Sunday, September 28, 2014

`Of What Might Still Happen'

The association was immediate and puzzling: When I learned Friday at the conclusion of Rosh Hashana and the start of Shabbes of David Myers’ death, Henry James appeared to me, though not spectrally. James, of course, was not above a good ghost story. I mean in the way the illustrious and humble dead, those dear to us, enter our thoughts unprompted, like good Samaritans. David and I valued James highly. In his assessment of Philip Roth’s The Ghost Writer, he noted Roth’s allusions to “The Middle Years” and its often-quoted writer’s manta: “Our doubt is our passion and our passion is our task. The rest is the madness of art.” Provocatively, David ranked The Portrait of a Lady as the second-greatest novel written in English (after Lolita) “since the era of Dickens and Eliot.”

But the James who came to me was mine, not David’s. Henry James is a continent, one we settle incrementally across time, reading and rereading him, weighing our lives against his books. Soon I recognized the late James of “The Altar of the Dead.” He writes of George Stransom, an aging man who, like all of us, accumulates his dead. I’ve known the story for more than forty years and it carries with it the image of a church sanctuary, dark and rustic, illuminated only by votive candles arranged on wooden tiers. I won’t recount the story, but James reminded me of poor dying Stransom, at last contemplating forgiveness for Acton Hague, honoring the dearest of his dead, Mary Antrim, and reconciled to the his nameless fellow supplicant. The story concludes:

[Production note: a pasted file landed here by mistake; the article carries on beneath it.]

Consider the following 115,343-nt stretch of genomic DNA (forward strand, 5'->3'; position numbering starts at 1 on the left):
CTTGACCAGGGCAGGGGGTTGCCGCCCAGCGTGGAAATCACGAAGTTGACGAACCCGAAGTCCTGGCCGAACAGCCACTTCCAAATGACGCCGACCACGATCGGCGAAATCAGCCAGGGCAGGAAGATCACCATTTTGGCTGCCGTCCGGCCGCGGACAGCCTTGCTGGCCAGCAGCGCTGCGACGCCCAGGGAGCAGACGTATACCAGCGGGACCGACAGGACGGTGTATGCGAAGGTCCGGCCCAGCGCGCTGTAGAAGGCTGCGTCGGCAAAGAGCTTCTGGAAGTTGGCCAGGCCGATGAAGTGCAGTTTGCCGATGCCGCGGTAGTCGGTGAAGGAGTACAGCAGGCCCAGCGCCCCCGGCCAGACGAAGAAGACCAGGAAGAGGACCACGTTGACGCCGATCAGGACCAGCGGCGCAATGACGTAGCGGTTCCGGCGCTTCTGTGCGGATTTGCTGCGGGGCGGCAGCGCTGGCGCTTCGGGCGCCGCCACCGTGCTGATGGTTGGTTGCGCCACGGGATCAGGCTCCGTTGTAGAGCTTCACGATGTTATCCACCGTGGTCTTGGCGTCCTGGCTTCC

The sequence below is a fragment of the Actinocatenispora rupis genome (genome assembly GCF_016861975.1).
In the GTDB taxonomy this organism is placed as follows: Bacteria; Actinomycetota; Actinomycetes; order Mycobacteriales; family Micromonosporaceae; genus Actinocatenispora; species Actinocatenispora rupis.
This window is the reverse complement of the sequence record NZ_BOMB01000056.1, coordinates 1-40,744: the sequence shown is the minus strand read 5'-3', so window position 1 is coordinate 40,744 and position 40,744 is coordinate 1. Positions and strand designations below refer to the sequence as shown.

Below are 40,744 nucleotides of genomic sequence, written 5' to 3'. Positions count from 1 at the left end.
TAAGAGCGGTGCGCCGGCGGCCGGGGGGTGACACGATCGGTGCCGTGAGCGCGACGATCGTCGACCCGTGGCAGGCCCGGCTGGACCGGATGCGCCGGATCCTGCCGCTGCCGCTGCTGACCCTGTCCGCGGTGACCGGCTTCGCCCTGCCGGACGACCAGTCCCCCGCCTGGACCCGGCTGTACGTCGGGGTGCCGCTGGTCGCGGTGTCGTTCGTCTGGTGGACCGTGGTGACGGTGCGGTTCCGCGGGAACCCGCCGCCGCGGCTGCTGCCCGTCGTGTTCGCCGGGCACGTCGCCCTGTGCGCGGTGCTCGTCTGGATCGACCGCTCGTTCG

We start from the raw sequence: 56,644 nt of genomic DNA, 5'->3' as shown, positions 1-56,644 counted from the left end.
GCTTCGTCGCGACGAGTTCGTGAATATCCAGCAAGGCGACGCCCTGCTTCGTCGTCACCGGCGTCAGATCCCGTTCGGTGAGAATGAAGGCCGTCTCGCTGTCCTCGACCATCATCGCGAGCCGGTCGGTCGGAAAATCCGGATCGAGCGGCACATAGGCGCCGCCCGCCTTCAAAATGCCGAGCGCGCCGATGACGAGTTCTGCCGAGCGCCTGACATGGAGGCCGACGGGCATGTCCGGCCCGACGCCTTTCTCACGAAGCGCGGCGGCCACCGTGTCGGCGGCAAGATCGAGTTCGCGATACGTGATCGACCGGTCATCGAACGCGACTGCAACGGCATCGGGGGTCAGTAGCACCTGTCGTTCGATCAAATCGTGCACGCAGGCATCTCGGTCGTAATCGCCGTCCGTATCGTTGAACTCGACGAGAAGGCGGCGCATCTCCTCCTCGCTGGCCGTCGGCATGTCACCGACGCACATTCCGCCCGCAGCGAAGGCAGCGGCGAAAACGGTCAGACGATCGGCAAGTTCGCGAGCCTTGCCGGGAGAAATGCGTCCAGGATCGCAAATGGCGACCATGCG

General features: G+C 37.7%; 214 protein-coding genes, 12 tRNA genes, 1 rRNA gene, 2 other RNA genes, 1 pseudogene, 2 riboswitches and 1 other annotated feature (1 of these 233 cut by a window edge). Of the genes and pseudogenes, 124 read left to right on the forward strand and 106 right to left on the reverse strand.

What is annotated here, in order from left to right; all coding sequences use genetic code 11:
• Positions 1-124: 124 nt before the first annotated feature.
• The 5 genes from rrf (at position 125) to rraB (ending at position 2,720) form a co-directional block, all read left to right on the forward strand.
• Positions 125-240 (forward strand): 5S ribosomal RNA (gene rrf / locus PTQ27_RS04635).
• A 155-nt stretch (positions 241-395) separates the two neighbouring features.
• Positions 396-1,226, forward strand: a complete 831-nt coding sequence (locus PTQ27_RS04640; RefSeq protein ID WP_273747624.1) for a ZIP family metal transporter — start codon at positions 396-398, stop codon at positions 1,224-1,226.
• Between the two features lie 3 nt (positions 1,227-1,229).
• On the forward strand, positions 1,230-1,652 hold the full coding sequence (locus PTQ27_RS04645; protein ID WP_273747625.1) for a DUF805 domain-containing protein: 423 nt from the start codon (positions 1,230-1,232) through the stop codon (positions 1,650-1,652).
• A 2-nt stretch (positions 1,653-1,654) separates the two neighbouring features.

“`Yes, one more,’ he repeated, simply; `just one!’ And with this his head dropped on her shoulder; she felt that in his weakness he had fainted. But alone with him in the dusky church a great dread was on her of what might still happen, for his face had the whiteness of death.”

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